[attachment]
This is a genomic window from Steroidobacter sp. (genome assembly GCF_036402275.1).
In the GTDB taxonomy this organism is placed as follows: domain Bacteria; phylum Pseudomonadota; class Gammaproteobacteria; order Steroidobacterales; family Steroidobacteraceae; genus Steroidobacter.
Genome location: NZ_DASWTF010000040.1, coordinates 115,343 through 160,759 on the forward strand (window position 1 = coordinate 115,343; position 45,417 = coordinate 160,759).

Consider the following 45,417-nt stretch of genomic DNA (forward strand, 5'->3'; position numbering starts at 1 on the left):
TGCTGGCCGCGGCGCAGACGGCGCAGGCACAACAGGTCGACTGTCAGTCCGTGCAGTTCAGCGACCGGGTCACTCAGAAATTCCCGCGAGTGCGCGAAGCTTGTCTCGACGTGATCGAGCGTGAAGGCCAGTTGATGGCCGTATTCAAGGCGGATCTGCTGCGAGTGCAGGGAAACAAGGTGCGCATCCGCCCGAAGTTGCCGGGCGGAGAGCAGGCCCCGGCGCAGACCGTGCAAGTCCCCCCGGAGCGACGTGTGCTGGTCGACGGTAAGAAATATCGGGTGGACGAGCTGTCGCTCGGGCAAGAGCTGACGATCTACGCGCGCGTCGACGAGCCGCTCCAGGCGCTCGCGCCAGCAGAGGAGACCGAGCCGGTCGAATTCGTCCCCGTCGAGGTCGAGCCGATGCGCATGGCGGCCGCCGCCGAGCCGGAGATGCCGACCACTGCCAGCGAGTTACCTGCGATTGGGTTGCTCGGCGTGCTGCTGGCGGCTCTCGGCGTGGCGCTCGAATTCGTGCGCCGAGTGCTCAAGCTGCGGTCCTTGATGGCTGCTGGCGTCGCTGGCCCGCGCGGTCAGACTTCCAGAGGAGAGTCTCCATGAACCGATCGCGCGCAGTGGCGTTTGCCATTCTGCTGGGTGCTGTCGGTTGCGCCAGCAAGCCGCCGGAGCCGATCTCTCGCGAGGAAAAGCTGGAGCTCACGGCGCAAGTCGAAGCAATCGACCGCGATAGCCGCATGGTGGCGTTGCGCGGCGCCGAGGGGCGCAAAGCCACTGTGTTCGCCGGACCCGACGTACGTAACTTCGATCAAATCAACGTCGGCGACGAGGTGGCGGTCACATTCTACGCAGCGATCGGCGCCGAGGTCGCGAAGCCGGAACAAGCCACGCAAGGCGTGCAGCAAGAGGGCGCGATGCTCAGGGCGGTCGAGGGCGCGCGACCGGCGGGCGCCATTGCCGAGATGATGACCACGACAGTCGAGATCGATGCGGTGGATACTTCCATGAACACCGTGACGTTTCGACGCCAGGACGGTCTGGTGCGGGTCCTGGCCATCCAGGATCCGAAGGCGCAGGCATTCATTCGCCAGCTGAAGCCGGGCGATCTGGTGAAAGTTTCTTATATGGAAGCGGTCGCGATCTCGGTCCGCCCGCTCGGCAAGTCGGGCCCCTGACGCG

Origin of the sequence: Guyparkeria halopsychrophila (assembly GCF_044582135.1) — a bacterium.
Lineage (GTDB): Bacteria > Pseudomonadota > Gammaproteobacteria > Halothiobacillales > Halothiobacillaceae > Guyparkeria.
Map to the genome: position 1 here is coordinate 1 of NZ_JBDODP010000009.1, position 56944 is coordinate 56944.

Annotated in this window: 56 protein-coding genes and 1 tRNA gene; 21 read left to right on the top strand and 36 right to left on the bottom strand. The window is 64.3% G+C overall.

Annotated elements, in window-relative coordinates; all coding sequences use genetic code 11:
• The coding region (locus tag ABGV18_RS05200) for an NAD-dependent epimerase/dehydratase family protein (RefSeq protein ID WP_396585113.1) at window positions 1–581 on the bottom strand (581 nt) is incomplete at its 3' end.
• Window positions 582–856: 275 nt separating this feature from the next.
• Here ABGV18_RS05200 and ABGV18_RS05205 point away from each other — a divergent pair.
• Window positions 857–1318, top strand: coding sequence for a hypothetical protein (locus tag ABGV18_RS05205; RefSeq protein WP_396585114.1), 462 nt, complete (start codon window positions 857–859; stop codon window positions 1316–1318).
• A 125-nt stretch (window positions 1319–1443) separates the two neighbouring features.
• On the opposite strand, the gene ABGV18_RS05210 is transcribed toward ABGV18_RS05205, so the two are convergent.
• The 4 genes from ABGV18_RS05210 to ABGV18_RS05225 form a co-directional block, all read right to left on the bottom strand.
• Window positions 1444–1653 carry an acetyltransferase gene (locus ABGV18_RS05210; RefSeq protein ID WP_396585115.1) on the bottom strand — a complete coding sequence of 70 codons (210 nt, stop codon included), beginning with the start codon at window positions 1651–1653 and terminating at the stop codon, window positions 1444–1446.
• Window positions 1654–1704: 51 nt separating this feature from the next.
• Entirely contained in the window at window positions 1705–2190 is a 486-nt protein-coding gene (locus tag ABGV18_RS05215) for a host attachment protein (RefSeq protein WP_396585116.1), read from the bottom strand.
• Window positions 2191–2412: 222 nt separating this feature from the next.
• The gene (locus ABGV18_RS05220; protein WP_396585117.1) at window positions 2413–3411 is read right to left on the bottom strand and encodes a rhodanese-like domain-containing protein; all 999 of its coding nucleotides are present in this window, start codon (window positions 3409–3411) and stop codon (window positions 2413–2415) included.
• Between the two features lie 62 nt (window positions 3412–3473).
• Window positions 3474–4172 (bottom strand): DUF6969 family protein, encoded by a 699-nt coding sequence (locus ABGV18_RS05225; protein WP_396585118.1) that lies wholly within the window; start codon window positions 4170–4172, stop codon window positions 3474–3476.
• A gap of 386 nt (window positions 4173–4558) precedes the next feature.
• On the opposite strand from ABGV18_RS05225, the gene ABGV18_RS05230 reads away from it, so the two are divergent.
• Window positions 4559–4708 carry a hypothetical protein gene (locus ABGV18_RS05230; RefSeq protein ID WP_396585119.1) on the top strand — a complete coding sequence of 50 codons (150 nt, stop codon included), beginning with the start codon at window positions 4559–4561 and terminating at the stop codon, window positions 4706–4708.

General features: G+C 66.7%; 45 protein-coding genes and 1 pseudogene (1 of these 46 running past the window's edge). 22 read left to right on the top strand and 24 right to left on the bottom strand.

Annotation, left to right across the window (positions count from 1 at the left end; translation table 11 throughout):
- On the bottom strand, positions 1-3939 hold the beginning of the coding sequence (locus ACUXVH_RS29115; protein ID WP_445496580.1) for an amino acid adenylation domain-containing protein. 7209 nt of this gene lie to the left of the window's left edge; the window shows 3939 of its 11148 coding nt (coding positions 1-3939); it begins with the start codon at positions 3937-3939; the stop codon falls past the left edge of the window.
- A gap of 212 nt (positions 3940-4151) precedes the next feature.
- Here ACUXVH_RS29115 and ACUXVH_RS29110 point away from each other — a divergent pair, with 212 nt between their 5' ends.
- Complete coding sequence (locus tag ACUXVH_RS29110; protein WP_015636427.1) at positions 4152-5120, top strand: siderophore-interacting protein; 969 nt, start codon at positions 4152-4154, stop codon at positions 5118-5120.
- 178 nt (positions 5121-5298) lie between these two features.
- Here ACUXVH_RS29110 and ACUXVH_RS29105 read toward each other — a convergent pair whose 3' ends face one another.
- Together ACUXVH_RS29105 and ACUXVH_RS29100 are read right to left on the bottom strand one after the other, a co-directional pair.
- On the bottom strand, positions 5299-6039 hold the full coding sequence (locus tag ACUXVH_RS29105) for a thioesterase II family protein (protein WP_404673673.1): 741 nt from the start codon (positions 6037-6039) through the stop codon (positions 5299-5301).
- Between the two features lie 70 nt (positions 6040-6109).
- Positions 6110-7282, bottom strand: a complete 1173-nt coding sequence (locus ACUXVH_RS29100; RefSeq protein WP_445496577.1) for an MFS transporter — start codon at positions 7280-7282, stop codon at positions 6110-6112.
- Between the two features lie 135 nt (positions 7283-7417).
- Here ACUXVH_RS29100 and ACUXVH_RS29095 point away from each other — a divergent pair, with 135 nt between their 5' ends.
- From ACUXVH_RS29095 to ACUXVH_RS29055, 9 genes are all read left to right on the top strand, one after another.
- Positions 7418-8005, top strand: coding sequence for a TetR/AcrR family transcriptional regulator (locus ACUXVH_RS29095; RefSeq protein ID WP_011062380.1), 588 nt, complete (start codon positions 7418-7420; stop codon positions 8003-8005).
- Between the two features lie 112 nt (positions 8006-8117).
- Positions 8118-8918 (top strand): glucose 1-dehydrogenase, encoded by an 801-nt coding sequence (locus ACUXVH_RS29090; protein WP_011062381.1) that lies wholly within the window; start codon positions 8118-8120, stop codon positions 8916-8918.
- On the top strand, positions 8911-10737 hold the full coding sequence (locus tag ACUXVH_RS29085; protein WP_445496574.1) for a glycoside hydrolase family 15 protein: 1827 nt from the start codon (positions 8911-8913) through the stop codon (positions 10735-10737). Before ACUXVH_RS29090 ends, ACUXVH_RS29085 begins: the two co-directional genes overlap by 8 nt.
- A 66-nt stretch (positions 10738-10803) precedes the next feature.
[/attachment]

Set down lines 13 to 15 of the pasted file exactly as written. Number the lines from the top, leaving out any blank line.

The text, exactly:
• Here ABGV18_RS05200 and ABGV18_RS05205 point away from each other — a divergent pair.
• Window positions 857–1318, top strand: coding sequence for a hypothetical protein (locus tag ABGV18_RS05205; RefSeq protein WP_396585114.1), 462 nt, complete (start codon window positions 857–859; stop codon window positions 1316–1318).
• A 125-nt stretch (window positions 1319–1443) separates the two neighbouring features.